Today's General Counsel, Fall 2018

Page 42



Software Patents Still Valuable After Alice A Case Study By Aseet Patel



he June 2014 United States Supreme Court decision in Alice Corp. Prop. Ltd. v. CLS Bank Int’l imposed a heightened standard for patent eligibility — a two-part test that has led many software patents to be held invalid. Two years after Alice, the pendulum had barely shifted back from an impulse to invalidate. Except for two decisions, the Court of Appeals for

the Federal Circuit (CAFC) had held all non-life science patents challenged under 35 U.S.C. §101 to be patent ineligible. In the past several months, however, the pendulum has noticeably swung back toward center, with a changing of the guard at the United States Patent and Trademark Office (USPTO), several favorable CAFC holdings, some sharp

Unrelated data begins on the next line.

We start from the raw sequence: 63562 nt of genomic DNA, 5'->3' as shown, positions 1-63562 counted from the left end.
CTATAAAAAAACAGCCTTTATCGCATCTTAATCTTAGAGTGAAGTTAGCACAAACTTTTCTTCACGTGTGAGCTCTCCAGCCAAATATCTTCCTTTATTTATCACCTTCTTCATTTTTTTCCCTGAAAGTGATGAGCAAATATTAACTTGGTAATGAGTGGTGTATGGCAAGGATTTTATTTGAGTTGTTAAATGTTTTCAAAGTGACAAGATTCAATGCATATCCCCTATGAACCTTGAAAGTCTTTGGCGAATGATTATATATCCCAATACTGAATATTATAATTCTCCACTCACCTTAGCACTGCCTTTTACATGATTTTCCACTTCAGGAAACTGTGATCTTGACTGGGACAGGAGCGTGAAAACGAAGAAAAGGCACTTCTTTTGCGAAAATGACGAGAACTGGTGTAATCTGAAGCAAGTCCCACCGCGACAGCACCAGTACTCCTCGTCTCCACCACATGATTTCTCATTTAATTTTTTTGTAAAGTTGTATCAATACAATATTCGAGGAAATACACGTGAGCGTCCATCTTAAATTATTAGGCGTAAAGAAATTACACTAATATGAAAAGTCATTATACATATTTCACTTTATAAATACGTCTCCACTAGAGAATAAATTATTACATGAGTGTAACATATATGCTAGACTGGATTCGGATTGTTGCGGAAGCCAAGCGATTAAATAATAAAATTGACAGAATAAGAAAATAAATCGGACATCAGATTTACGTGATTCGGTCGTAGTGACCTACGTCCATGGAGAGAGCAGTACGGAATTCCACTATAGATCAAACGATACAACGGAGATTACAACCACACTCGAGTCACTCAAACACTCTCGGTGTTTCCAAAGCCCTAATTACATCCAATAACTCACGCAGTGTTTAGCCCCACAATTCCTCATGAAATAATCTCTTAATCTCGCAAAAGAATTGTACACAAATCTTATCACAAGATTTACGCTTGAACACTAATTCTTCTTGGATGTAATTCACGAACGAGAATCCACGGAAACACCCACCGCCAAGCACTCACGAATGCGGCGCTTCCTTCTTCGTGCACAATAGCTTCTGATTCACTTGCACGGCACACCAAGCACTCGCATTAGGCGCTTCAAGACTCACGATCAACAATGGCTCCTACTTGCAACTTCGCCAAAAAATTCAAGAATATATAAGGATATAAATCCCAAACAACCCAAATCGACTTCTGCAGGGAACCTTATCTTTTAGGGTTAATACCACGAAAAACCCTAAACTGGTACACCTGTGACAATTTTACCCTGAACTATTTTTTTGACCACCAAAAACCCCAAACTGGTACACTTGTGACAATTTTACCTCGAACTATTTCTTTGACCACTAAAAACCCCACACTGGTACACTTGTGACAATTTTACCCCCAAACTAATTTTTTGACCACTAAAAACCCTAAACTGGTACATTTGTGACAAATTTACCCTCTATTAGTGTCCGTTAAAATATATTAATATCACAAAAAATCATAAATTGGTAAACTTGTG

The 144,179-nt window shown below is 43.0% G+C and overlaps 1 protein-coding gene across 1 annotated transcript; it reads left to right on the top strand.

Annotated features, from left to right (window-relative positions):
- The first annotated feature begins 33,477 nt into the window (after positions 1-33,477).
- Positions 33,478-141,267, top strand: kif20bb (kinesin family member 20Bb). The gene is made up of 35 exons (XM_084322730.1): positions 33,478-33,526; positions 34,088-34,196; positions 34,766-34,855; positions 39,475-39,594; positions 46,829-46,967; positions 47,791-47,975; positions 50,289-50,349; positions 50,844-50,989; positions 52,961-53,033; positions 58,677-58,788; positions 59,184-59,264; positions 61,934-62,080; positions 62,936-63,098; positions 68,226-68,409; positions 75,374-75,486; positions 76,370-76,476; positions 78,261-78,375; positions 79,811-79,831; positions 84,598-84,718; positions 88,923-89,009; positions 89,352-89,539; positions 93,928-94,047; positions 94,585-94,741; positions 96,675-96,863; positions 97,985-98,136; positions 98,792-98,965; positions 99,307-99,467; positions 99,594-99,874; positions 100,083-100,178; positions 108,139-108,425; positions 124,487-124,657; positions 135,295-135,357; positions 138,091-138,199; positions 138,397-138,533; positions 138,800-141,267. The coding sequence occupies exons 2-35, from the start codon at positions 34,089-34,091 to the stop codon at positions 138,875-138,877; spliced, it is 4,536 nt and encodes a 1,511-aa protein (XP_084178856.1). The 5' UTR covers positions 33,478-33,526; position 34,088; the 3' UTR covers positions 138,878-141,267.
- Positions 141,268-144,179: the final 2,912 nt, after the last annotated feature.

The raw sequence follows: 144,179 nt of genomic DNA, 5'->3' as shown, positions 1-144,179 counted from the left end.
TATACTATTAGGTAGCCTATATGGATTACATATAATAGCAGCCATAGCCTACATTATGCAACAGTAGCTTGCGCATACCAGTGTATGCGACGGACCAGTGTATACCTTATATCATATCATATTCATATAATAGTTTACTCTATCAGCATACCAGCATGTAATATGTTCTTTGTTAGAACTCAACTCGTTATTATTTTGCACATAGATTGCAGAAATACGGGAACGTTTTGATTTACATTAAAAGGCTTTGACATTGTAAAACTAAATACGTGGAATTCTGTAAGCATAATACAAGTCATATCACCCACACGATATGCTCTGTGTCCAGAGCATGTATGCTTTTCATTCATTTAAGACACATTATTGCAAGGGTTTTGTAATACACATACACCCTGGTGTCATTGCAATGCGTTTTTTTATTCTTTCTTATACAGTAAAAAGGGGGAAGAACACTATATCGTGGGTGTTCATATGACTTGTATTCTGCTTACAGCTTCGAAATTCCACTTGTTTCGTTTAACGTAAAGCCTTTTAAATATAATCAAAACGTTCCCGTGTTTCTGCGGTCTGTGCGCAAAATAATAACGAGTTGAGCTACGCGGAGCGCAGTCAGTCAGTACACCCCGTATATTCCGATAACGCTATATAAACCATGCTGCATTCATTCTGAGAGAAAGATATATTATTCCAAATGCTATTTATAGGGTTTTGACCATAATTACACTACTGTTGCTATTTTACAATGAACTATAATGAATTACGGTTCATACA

dissents, and patent bar associations’ call to action for legislative reform. The future promises more clarity for United States patents involving software innovations, which should improve depressed patent valuations, increase patent licensing activity and raise shareholder value. Alice did not limit its disruption to software patents. In the face of a “big

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